Between the Covers
program date: 
Thu, 05/03/2012

Jim Schumock hosts a "Best Books Special," featuring reviews of some of the best fiction and nonfiction books of the last year with guests Will Peters of Anni Bloom's Books and Sally McPherson of Broadway Books. There will be many literary thank you gifts for listeners who become KBOO members during the show, including a signed first edition of "Fight Club," by Chuck Palahniuk.

  • Length: 42:15 minutes (38.68 MB)
  • Format: MP3 Mono 44kHz 128Kbps (CBR)

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Categories:
program: 
Between the Covers
program date: 
Thu, 04/19/2012

Dan Johnson interview Chana Wilson, author of "Riding Fury Home" a memoir about Chana's early life in dealing with a mother who attempts suicide and an absent father. Now a psychotherapist living in Berkley, California, Chana, pronounced Hanna is able to open herself up to tell this gripping story.

This interview includes clips of conversations between Chana and her mother in 1974, when both mother and daughter come out as lesbians.

  • Length: 22:16 minutes (20.39 MB)
  • Format: MP3 Mono 44kHz 128Kbps (CBR)

What We Talk About When We Talk About Anne Frank by Nathan Englander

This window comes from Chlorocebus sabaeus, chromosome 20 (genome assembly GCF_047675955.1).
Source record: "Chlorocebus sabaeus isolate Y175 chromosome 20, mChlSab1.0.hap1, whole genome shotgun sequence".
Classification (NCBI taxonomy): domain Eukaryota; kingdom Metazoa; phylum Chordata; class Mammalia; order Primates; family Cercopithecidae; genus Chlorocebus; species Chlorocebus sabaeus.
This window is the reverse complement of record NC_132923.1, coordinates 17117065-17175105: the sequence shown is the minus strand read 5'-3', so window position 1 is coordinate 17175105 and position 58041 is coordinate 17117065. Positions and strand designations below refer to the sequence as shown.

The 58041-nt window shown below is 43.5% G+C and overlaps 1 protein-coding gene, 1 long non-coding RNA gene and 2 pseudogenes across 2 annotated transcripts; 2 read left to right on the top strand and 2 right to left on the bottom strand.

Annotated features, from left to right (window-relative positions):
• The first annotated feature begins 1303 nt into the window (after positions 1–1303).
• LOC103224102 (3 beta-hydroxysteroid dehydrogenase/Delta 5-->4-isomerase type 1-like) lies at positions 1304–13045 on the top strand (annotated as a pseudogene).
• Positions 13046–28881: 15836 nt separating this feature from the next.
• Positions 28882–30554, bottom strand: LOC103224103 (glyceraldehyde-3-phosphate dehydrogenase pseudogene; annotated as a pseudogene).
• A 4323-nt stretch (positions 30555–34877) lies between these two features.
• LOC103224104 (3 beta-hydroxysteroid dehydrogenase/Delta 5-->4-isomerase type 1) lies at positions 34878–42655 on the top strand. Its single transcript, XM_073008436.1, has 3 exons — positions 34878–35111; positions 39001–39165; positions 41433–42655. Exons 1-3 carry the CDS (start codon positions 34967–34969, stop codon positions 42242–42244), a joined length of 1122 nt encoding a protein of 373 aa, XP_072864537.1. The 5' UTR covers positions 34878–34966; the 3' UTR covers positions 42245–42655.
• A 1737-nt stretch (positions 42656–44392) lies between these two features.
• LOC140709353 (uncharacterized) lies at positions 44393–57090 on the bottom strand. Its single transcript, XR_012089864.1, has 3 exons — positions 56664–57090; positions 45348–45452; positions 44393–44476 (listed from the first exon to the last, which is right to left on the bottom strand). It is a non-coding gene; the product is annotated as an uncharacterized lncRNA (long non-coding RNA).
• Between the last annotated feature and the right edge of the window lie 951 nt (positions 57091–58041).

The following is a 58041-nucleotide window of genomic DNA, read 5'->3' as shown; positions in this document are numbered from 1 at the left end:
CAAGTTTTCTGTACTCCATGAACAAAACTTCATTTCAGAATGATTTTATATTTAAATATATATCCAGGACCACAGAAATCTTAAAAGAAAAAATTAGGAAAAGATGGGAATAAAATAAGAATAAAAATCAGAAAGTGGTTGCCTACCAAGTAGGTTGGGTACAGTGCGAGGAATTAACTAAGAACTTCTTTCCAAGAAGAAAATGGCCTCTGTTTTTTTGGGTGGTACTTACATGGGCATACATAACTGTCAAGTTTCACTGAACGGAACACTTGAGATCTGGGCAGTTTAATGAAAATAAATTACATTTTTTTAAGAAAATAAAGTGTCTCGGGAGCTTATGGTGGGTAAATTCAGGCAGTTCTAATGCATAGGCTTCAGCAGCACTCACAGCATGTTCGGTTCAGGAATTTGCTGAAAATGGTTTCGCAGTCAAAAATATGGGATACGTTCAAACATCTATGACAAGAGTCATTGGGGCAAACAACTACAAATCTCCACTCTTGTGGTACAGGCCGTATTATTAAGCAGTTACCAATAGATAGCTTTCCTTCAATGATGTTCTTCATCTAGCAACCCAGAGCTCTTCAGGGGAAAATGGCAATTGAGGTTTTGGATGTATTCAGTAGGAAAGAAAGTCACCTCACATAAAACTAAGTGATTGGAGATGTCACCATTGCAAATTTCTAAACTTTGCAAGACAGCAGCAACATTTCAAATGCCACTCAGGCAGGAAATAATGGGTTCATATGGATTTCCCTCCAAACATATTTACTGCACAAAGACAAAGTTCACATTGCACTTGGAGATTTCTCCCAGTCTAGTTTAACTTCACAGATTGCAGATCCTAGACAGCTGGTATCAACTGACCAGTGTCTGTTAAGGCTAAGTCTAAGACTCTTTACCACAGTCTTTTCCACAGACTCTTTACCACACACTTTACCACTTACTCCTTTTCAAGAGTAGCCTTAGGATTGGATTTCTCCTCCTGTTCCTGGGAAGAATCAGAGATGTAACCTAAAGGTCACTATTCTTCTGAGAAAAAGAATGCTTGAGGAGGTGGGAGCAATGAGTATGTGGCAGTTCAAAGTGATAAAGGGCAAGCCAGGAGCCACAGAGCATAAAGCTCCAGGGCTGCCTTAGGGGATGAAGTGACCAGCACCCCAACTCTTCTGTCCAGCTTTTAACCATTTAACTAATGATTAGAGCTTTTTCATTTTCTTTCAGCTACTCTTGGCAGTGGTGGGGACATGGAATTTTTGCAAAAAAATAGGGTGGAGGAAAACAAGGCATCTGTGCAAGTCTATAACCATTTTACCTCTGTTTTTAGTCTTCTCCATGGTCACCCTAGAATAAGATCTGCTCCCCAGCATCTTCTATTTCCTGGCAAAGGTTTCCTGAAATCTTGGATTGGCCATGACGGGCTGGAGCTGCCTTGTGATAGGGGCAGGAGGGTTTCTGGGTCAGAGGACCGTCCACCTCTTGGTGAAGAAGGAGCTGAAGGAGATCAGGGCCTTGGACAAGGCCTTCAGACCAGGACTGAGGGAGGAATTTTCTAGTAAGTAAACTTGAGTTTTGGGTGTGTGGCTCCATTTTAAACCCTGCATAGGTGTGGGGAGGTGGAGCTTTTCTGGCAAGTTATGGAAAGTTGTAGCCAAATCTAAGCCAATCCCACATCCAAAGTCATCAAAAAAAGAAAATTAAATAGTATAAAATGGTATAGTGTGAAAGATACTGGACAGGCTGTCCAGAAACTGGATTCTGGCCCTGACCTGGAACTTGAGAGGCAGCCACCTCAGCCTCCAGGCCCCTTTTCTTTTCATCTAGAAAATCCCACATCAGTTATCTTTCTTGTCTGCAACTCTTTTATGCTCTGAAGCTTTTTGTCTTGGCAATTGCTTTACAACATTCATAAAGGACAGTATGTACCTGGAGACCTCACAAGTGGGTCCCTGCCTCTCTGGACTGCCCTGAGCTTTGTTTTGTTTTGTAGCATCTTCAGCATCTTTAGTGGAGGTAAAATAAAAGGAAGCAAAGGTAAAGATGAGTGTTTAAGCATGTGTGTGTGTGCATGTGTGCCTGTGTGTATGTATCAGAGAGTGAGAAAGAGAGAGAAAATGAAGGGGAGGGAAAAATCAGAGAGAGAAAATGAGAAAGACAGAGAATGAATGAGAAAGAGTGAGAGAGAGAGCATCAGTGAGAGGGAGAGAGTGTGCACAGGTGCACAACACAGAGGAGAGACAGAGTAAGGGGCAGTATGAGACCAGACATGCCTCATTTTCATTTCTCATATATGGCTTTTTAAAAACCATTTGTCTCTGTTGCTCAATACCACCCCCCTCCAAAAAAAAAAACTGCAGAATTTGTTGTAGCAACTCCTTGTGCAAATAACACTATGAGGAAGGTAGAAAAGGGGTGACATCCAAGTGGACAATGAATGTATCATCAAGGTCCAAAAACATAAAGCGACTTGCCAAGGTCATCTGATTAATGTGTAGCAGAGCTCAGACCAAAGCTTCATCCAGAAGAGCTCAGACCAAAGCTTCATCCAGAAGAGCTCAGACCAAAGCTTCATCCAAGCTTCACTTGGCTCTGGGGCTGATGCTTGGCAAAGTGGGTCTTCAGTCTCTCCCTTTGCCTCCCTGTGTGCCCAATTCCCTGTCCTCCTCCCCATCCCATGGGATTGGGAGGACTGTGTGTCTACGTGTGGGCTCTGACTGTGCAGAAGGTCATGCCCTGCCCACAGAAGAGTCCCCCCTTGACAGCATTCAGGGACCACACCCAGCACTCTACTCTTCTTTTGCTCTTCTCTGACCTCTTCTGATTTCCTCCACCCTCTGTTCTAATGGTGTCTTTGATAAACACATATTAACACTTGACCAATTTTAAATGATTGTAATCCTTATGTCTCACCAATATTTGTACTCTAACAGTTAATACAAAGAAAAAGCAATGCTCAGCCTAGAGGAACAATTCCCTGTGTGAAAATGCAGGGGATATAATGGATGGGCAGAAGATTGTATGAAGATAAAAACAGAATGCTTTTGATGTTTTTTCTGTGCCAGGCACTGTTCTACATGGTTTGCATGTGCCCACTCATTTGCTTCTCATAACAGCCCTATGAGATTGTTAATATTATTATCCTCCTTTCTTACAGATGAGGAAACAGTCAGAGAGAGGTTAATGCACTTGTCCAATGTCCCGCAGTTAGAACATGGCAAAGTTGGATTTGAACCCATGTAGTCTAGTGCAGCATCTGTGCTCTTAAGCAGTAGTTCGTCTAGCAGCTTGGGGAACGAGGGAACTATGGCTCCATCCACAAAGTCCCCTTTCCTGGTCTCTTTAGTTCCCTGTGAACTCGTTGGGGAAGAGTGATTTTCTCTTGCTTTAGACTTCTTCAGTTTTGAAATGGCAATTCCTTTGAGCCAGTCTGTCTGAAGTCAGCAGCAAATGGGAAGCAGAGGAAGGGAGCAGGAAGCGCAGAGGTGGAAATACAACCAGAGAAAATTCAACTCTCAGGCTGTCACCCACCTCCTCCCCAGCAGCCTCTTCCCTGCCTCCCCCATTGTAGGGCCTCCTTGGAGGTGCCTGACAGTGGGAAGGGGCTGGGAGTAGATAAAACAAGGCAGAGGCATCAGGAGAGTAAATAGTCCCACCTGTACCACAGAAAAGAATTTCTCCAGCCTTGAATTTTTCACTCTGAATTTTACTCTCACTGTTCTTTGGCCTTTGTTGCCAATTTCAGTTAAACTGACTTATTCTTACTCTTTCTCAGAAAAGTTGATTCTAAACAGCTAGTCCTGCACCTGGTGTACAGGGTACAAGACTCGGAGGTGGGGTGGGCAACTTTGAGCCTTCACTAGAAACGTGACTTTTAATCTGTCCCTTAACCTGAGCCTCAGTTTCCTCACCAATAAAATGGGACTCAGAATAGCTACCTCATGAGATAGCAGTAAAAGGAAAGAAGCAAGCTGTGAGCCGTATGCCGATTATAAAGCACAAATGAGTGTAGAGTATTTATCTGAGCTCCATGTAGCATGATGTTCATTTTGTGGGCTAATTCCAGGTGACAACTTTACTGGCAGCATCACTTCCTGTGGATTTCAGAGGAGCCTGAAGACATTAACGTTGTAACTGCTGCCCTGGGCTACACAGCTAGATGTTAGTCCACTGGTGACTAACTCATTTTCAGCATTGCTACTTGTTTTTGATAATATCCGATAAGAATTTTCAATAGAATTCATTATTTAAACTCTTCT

Categories:
program: 
Between the Covers
program date: 
Thu, 03/29/2012

Host David Naimon talks with writer,  Nathan Englander,  about his new short story collection What We Talk About When We Talk About Anne Frank.  

Englander burst on the literary scene in 1999 with For The Relief of Unbearable Urges, a story collection that earned him the PEN/Faulkner Malamud Award and the American Academy of Arts and Letters Sue Kauffman Prize.   His first novel, The Ministry of Special Cases, set during Argentina’s Dirty War, came out in 2007.  And this year finds Englander particularly busy, with a play,  The Twenty-Seventh Man, premiering at The Public Theater in New York, the release of his original translation of the Haggadah, the prayerbook used during the Passover seder, edited by Jonathan Safran Foer,  and his much anticipated story collection that we will talk about today, What We Talk About When We Talk About Anne Frank.